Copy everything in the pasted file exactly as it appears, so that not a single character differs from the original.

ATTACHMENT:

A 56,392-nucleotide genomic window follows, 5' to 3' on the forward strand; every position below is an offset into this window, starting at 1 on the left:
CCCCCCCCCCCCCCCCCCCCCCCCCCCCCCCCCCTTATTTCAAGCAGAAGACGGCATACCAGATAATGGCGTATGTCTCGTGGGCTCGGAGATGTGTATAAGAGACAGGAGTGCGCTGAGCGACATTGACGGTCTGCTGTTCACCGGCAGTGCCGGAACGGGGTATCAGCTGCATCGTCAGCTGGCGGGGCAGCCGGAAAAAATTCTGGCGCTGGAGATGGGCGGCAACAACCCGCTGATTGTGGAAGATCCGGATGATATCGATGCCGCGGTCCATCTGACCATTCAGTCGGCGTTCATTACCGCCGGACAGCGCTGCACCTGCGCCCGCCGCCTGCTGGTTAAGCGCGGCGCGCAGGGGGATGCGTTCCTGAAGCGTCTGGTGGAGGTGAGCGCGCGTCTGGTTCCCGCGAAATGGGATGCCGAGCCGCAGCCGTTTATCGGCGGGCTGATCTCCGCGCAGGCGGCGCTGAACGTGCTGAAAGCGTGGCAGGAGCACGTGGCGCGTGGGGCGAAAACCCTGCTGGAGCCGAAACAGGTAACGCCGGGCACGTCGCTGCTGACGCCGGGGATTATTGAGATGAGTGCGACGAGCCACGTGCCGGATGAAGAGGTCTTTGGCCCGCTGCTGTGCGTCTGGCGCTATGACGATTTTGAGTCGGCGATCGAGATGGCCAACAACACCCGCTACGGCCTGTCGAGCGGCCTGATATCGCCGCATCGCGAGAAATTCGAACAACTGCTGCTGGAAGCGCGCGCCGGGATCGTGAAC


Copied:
A 56,392-nucleotide genomic window follows, 5' to 3' on the forward strand; every position below is an offset into this window, starting at 1 on the left:
CCCCCCCCCCCCCCCCCCCCCCCCCCCCCCCCCCTTATTTCAAGCAGAAGACGGCATACCAGATAATGGCGTATGTCTCGTGGGCTCGGAGATGTGTATAAGAGACAGGAGTGCGCTGAGCGACATTGACGGTCTGCTGTTCACCGGCAGTGCCGGAACGGGGTATCAGCTGCATCGTCAGCTGGCGGGGCAGCCGGAAAAAATTCTGGCGCTGGAGATGGGCGGCAACAACCCGCTGATTGTGGAAGATCCGGATGATATCGATGCCGCGGTCCATCTGACCATTCAGTCGGCGTTCATTACCGCCGGACAGCGCTGCACCTGCGCCCGCCGCCTGCTGGTTAAGCGCGGCGCGCAGGGGGATGCGTTCCTGAAGCGTCTGGTGGAGGTGAGCGCGCGTCTGGTTCCCGCGAAATGGGATGCCGAGCCGCAGCCGTTTATCGGCGGGCTGATCTCCGCGCAGGCGGCGCTGAACGTGCTGAAAGCGTGGCAGGAGCACGTGGCGCGTGGGGCGAAAACCCTGCTGGAGCCGAAACAGGTAACGCCGGGCACGTCGCTGCTGACGCCGGGGATTATTGAGATGAGTGCGACGAGCCACGTGCCGGATGAAGAGGTCTTTGGCCCGCTGCTGTGCGTCTGGCGCTATGACGATTTTGAGTCGGCGATCGAGATGGCCAACAACACCCGCTACGGCCTGTCGAGCGGCCTGATATCGCCGCATCGCGAGAAATTCGAACAACTGCTGCTGGAAGCGCGCGCCGGGATCGTGAAC